However, even if we do all those things and more, spin and hyperbole will remain staples of the political process.  That’s because we humans will remain contrary, stubborn, prejudiced and “tribal” creatures.  Even worse for the prospects of informative civil discourse is the fact that most of us are almost entirely disinterested and disengaged from political debate, and therefore readily susceptible to capture by glib propaganda lines on the rare occasions when an issue impinges on our consciousness. The best any system can do is to moderate the extremes of such conduct.  And the best we engaged centrist individuals can do is keep away from ideologically extreme blogs like The Bolta or The Political Sword, or maybe better still keep reminding ourselves that they’re just mildly entertaining caricatures.

About Ken Parish

Ken Parish is a legal academic, with research areas in public law (constitutional and administrative law), civil procedure and teaching & learning theory and practice. He has been a legal academic for almost 20 years. Before that he ran a legal practice in Darwin for 15 years and was a Member of the NT Legislative Assembly for almost 4 years in the early 1990s.
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john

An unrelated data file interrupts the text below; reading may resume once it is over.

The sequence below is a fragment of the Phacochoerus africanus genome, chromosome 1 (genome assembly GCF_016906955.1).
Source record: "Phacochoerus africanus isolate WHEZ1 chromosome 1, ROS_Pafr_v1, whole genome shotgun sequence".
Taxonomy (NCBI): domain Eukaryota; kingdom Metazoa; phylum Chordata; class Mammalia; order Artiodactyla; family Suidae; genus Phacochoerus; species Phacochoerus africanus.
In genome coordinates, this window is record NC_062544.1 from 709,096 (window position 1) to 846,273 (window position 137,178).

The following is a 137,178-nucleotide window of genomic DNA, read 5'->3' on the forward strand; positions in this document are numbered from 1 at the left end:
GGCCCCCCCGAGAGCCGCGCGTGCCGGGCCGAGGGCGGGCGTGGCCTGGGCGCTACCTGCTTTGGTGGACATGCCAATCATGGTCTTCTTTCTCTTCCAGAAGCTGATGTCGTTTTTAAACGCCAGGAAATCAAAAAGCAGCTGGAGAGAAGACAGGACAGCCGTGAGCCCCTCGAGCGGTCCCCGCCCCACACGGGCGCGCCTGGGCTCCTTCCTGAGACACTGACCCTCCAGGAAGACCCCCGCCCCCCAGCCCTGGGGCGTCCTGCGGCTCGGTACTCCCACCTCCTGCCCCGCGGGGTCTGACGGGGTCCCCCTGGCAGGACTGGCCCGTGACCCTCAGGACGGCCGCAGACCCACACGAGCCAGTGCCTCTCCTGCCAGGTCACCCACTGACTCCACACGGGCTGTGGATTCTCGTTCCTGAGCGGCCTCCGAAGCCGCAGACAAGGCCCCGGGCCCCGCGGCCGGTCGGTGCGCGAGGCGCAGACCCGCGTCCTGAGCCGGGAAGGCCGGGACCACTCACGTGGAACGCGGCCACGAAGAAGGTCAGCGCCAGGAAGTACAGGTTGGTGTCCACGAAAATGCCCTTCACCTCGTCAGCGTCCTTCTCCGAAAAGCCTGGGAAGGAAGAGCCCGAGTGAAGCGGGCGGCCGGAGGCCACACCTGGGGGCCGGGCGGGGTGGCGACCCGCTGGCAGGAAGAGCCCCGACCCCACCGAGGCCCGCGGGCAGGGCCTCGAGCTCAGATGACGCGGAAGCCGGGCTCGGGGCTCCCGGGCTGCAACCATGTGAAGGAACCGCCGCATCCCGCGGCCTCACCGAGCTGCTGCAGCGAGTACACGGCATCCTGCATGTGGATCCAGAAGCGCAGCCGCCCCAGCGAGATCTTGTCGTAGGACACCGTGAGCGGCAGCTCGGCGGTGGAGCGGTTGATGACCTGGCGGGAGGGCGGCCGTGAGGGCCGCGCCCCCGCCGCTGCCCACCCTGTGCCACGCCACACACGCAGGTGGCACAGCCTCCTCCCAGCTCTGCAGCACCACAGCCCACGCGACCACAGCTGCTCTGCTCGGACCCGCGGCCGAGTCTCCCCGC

john
10 years ago

In my more ,preserve our bodily fluids , moments I sometimes wonder if all these extremists are actually coming out of the same office/algorithm the “wedge the center algorithm”

Alan
10 years ago

Ken

Have you not just vented a centrist diatribe as dubious as anything at HBS? I agree that the ALP is just as guilty of truthiness as Abbot (indeed I agree with John Hewson that Gillard might find it easier to sell climate mitigation had she not opposed under Rudd and added her idiotic statement that there would be no carbon tax under her government) but I do not see how it logically follows that Abbot’s truthiness becomes more justifiable as a result.

john
john
10 years ago

Obviously , this is really about ‘Orwellian’ uses of language, it covers things that are not all that new.

Emerson visited Britain in about 1850 at the peak of it’s almost complete monopoly over world trade. He wrote of a sense that too much power was already silently corroding the edifice; that decline and fall was not that far away. He thought that Britain was already dominated by a kind of managerial “submind” one that exercised “all skills at a secondary level” He felt that it was Like walking in a great hall :” standing on a marble floor where nothing can grow”
V S Naipaul used these words of Emerson to end an essay about a new kind of political language that was being born around the time of Ronald Reagan’s second term. This new language was/is very much the opposite to open source traditional languages like English. This new kind of language was/is controlled – no recursive calls ,no irony and no surprises like, novel reuses of ideas formulated years ago , it is a language without memory.

The essay is in the collected essays “the Writer and the World” .

Mr Denmore
Mr Denmore
10 years ago